Should I Pursue A VFX Career?

I’ve been playing with Adobe After Effects for over ten years now. For those of you who don’t know, After Effects is used to do, well, a lot of things. It’s like Photoshop for videos. It’s intended for visual effects and motion graphics, but I’ve used it to design book covers, websites, logos, etc. Unconventional, yes. That’s why it’s my favorite program.

Early 2007, I was planning my next epic superhero movie. Little fourteen year old Josh had big dreams. The problem was, I didn’t know how to do all those “special effects” they did in real superhero movies (it’s technically called visual effects, but I didn’t know at the time).

So I borrowed every single book in the library I could find about visual effects. I mistakenly checked out a book about CGI: Common Gateway Interface, not Computer Generated Imagery. Disappointing. I just wanted to know how to make lasers come out of my eyes, not program a website.

Then I found it. The book that would change my life.

Adobe After Effects 6.5 Visual Effects and Compositing Studio Techniques.

Wordy title, but it blew me away. Everything I wanted to learn was inside this book.

“Mom!!! Can you buy me this program?”

We found it for thirty-five bucks off eBay. I was so happy that I even mentioned it during my baptismal testimony. Praise the Lord I was able to make lasers! Obviously I hadn’t been through much trauma in my life at age fourteen. Homeschooled.

Quick side-story: I was working on a lightsaber battle, part of a film that would be shown at my church’s retreat. Due to karate lessons, I didn’t have enough time to finish all the shots, so I taught my mom and my siblings how to rotoscope in order to finish the shots on time. My mom was bewildered when one of her lightsaber shots got covered by a lens flare. “All that work and you don’t even see the lightsaber!” My bad, mom. But that’s visual effects. I would put an LOL here, but this is a blog, not some…ah, whatever. LOL.

Flash forward seven years. I had moved to Los Angeles, becoming known as the “After Effects guy” around USC. No, I didn’t attend the film program there. I just hung around the students, offering my VFX know-how to anyone who needed a hand. Making connections, you see. Wow, I really want to put a winky face here. Not gonna do it. I have to draw the line somewhere.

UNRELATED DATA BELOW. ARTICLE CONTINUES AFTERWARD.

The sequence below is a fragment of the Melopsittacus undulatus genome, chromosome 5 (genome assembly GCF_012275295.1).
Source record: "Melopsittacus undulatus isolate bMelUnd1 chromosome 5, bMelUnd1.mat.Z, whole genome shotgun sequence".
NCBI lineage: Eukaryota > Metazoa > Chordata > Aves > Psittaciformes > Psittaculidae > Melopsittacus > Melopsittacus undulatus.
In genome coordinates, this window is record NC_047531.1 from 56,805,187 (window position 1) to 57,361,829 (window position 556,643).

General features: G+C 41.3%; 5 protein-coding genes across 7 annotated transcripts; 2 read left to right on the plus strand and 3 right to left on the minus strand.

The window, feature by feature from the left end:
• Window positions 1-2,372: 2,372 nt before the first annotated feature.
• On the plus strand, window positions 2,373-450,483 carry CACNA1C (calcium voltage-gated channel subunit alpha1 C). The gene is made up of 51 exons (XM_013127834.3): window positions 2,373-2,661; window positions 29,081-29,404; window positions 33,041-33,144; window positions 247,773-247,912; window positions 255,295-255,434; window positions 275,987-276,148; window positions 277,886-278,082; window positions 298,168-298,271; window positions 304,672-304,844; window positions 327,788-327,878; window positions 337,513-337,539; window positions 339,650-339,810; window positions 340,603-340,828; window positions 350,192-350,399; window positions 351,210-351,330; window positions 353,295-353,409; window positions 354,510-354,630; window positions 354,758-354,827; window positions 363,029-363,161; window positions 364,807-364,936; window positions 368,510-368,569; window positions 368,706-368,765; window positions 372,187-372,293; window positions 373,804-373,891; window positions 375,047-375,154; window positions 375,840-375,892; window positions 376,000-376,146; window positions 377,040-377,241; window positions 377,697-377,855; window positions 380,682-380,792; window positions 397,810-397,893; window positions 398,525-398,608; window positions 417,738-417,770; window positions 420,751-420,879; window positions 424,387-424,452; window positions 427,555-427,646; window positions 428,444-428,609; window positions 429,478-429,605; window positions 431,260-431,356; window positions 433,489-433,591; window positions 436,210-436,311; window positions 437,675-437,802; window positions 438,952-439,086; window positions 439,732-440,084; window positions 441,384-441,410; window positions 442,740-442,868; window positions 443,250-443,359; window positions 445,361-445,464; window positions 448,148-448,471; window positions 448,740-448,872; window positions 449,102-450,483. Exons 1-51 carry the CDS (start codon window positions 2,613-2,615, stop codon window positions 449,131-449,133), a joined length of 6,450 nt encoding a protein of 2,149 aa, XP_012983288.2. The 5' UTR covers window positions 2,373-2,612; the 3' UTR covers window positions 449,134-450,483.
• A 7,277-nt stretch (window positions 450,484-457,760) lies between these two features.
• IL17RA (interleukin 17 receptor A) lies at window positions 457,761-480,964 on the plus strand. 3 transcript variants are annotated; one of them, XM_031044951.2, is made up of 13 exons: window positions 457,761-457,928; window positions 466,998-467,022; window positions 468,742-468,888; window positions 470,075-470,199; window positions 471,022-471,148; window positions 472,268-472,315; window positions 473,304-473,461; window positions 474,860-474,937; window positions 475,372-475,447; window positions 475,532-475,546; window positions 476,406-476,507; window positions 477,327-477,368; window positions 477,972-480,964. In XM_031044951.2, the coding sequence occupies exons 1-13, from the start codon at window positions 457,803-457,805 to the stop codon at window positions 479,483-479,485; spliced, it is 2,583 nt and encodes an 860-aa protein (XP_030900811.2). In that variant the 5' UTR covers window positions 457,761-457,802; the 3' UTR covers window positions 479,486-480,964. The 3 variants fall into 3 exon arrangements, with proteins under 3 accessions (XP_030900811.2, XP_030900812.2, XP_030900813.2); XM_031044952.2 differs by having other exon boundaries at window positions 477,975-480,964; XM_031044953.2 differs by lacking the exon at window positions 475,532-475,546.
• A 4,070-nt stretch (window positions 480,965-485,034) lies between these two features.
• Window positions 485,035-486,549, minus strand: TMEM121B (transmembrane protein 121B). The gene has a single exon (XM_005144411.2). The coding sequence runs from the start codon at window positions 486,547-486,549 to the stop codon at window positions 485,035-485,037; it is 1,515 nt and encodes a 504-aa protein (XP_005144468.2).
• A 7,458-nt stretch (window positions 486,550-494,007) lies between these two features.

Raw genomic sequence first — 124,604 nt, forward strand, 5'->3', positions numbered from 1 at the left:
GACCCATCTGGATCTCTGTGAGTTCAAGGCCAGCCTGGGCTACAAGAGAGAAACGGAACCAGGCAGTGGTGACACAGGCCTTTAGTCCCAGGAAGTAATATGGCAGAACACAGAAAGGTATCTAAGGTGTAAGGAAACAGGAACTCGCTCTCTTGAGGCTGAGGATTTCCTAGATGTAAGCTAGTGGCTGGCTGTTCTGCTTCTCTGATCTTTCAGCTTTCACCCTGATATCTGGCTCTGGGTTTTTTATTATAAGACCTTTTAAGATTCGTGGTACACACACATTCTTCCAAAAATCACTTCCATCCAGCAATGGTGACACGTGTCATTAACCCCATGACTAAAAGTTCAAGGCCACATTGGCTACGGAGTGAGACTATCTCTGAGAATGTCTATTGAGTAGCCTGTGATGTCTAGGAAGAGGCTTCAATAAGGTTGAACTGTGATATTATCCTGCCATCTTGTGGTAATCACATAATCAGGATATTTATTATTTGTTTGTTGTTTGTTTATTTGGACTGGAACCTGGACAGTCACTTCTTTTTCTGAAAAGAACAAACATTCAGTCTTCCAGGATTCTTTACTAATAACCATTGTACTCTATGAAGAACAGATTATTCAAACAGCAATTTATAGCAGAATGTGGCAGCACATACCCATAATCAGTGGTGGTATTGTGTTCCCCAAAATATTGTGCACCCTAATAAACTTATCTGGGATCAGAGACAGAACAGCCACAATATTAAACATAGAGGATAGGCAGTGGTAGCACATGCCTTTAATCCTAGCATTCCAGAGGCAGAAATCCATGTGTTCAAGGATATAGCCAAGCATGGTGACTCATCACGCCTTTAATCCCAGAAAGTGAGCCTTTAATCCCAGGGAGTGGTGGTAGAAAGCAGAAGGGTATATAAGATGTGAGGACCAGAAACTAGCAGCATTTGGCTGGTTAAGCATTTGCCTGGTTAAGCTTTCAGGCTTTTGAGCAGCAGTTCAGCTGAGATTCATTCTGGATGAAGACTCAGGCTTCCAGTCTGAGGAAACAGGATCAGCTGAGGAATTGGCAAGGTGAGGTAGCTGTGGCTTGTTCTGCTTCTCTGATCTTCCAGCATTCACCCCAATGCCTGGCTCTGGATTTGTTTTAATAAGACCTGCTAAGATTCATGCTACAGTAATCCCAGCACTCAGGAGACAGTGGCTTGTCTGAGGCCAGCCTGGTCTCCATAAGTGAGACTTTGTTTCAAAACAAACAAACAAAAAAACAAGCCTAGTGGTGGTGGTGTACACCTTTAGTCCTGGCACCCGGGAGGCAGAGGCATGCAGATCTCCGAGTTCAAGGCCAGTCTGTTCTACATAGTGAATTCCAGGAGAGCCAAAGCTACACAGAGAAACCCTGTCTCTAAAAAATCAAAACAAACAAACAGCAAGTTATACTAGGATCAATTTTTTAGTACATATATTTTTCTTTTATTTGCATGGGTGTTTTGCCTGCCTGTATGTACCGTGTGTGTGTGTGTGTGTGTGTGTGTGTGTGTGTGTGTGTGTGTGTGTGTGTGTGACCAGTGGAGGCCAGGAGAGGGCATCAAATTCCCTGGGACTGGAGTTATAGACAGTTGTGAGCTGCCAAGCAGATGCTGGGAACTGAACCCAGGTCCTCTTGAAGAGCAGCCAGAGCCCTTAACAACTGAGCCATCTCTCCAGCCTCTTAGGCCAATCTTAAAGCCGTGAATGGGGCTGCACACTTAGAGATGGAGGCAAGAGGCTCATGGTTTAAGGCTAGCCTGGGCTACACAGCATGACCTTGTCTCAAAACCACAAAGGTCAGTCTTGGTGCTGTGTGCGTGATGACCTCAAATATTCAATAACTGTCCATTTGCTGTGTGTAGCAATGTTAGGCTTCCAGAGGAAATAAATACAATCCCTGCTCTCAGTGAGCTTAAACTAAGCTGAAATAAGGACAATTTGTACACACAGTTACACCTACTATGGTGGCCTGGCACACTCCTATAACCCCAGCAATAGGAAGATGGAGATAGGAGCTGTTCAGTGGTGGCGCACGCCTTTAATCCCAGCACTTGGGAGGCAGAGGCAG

The path before me was clear. With even more training, I could have a whole career in visual effects. I was good at this. Maybe I could become an expert.

However, as much as I love visual effects, the industry sucks. There’s no union. The only way VFX companies get work is by bidding on movie projects, meaning they often undersell themselves and their artists to get the job. Ever heard of Rhythm and Hues? They used to be one of the greatest VFX studios in the world, doing films like Life of Pi, X-Men, Lord of the Rings, winning multiple awards while doing so. They were the Kobe Bryant of visual effects. Yet they filed for bankruptcy in 2013.

Besides the lack of job stability, I also hated when I would work several hours on an effect, only to have the director come in and go, “I don’t like it. Change it.” Yes, I know it’s part of the job. I’m lucky to frequently work with friends whose artistic visions I admire. And when a director approves the work I’ve done, it feels like a million bucks. But would I be able to handle a job where rejection is part of the pipeline?

The biggest reason I’m not pursuing a VFX career is that it’s not my passion. What I truly love is telling stories. VFX is a good tool, but it’s not my focus. But who knows, maybe I’ll be desperate for money soon and go this route.

Alright, time to wrap up this post with a conclusion. I’m sure you can tell, but I never know where I’m going with these posts. If I wasn’t blogging every day, I could probably put some more time into giving you a satisfying ending, something like “This is the profound statement I want to communicate!”